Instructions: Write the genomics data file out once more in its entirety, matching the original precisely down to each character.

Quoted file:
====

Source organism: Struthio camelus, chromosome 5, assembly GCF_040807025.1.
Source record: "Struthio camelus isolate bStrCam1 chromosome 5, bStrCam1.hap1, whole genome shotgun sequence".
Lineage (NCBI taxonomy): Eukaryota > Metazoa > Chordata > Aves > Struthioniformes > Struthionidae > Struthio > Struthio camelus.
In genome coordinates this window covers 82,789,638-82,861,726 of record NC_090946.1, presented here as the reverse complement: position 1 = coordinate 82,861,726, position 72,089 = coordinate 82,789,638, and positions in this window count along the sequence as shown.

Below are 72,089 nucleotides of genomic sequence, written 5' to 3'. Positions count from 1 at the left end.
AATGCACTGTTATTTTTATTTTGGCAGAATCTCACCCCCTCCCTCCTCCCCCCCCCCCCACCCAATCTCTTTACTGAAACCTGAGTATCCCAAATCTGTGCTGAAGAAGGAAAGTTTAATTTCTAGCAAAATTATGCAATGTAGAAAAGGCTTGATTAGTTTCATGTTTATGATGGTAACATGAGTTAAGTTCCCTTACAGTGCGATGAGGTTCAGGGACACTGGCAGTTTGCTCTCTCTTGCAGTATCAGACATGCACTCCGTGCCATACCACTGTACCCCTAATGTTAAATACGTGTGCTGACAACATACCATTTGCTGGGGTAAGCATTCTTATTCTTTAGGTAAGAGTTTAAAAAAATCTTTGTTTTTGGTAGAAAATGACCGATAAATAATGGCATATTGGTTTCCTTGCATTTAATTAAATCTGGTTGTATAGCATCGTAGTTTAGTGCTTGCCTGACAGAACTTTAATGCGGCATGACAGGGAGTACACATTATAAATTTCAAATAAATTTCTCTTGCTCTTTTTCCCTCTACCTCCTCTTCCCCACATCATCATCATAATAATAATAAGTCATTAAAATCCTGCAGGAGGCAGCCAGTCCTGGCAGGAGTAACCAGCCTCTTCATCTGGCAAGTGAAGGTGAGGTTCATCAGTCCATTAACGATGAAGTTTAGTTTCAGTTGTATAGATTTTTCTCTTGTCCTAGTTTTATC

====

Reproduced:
Source organism: Struthio camelus, chromosome 5, assembly GCF_040807025.1.
Source record: "Struthio camelus isolate bStrCam1 chromosome 5, bStrCam1.hap1, whole genome shotgun sequence".
Lineage (NCBI taxonomy): Eukaryota > Metazoa > Chordata > Aves > Struthioniformes > Struthionidae > Struthio > Struthio camelus.
In genome coordinates this window covers 82,789,638-82,861,726 of record NC_090946.1, presented here as the reverse complement: position 1 = coordinate 82,861,726, position 72,089 = coordinate 82,789,638, and positions in this window count along the sequence as shown.

Below are 72,089 nucleotides of genomic sequence, written 5' to 3'. Positions count from 1 at the left end.
AATGCACTGTTATTTTTATTTTGGCAGAATCTCACCCCCTCCCTCCTCCCCCCCCCCCCACCCAATCTCTTTACTGAAACCTGAGTATCCCAAATCTGTGCTGAAGAAGGAAAGTTTAATTTCTAGCAAAATTATGCAATGTAGAAAAGGCTTGATTAGTTTCATGTTTATGATGGTAACATGAGTTAAGTTCCCTTACAGTGCGATGAGGTTCAGGGACACTGGCAGTTTGCTCTCTCTTGCAGTATCAGACATGCACTCCGTGCCATACCACTGTACCCCTAATGTTAAATACGTGTGCTGACAACATACCATTTGCTGGGGTAAGCATTCTTATTCTTTAGGTAAGAGTTTAAAAAAATCTTTGTTTTTGGTAGAAAATGACCGATAAATAATGGCATATTGGTTTCCTTGCATTTAATTAAATCTGGTTGTATAGCATCGTAGTTTAGTGCTTGCCTGACAGAACTTTAATGCGGCATGACAGGGAGTACACATTATAAATTTCAAATAAATTTCTCTTGCTCTTTTTCCCTCTACCTCCTCTTCCCCACATCATCATCATAATAATAATAAGTCATTAAAATCCTGCAGGAGGCAGCCAGTCCTGGCAGGAGTAACCAGCCTCTTCATCTGGCAAGTGAAGGTGAGGTTCATCAGTCCATTAACGATGAAGTTTAGTTTCAGTTGTATAGATTTTTCTCTTGTCCTAGTTTTATC